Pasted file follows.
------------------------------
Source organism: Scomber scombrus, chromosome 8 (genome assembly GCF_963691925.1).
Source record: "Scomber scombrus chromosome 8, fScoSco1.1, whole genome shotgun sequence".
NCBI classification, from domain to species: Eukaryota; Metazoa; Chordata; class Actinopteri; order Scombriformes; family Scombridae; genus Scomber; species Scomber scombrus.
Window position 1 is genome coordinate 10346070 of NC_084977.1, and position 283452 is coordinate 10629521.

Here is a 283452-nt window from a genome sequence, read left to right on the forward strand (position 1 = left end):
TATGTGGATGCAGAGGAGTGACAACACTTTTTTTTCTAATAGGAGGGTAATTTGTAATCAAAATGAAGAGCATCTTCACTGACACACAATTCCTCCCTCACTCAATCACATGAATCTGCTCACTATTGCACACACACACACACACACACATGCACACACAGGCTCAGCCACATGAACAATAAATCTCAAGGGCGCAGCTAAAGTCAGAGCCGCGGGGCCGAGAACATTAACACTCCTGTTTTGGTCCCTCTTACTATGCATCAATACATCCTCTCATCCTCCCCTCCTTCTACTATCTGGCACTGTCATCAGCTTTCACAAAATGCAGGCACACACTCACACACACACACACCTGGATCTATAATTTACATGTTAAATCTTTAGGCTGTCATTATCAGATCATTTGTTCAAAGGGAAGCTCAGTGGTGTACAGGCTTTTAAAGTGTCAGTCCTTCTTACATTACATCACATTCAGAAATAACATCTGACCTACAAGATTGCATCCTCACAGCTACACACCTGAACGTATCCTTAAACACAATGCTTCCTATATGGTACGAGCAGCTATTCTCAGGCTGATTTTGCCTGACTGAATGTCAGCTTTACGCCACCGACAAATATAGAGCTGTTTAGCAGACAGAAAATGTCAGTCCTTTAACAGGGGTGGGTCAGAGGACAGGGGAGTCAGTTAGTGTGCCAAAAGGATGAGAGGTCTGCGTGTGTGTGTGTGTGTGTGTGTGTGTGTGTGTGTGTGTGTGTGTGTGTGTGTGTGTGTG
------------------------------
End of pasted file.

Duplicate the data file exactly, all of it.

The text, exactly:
Source organism: Scomber scombrus, chromosome 8 (genome assembly GCF_963691925.1).
Source record: "Scomber scombrus chromosome 8, fScoSco1.1, whole genome shotgun sequence".
NCBI classification, from domain to species: Eukaryota; Metazoa; Chordata; class Actinopteri; order Scombriformes; family Scombridae; genus Scomber; species Scomber scombrus.
Window position 1 is genome coordinate 10346070 of NC_084977.1, and position 283452 is coordinate 10629521.

Here is a 283452-nt window from a genome sequence, read left to right on the forward strand (position 1 = left end):
TATGTGGATGCAGAGGAGTGACAACACTTTTTTTTCTAATAGGAGGGTAATTTGTAATCAAAATGAAGAGCATCTTCACTGACACACAATTCCTCCCTCACTCAATCACATGAATCTGCTCACTATTGCACACACACACACACACACACATGCACACACAGGCTCAGCCACATGAACAATAAATCTCAAGGGCGCAGCTAAAGTCAGAGCCGCGGGGCCGAGAACATTAACACTCCTGTTTTGGTCCCTCTTACTATGCATCAATACATCCTCTCATCCTCCCCTCCTTCTACTATCTGGCACTGTCATCAGCTTTCACAAAATGCAGGCACACACTCACACACACACACACCTGGATCTATAATTTACATGTTAAATCTTTAGGCTGTCATTATCAGATCATTTGTTCAAAGGGAAGCTCAGTGGTGTACAGGCTTTTAAAGTGTCAGTCCTTCTTACATTACATCACATTCAGAAATAACATCTGACCTACAAGATTGCATCCTCACAGCTACACACCTGAACGTATCCTTAAACACAATGCTTCCTATATGGTACGAGCAGCTATTCTCAGGCTGATTTTGCCTGACTGAATGTCAGCTTTACGCCACCGACAAATATAGAGCTGTTTAGCAGACAGAAAATGTCAGTCCTTTAACAGGGGTGGGTCAGAGGACAGGGGAGTCAGTTAGTGTGCCAAAAGGATGAGAGGTCTGCGTGTGTGTGTGTGTGTGTGTGTGTGTGTGTGTGTGTGTGTGTGTGTGTGTGTGTGTGTG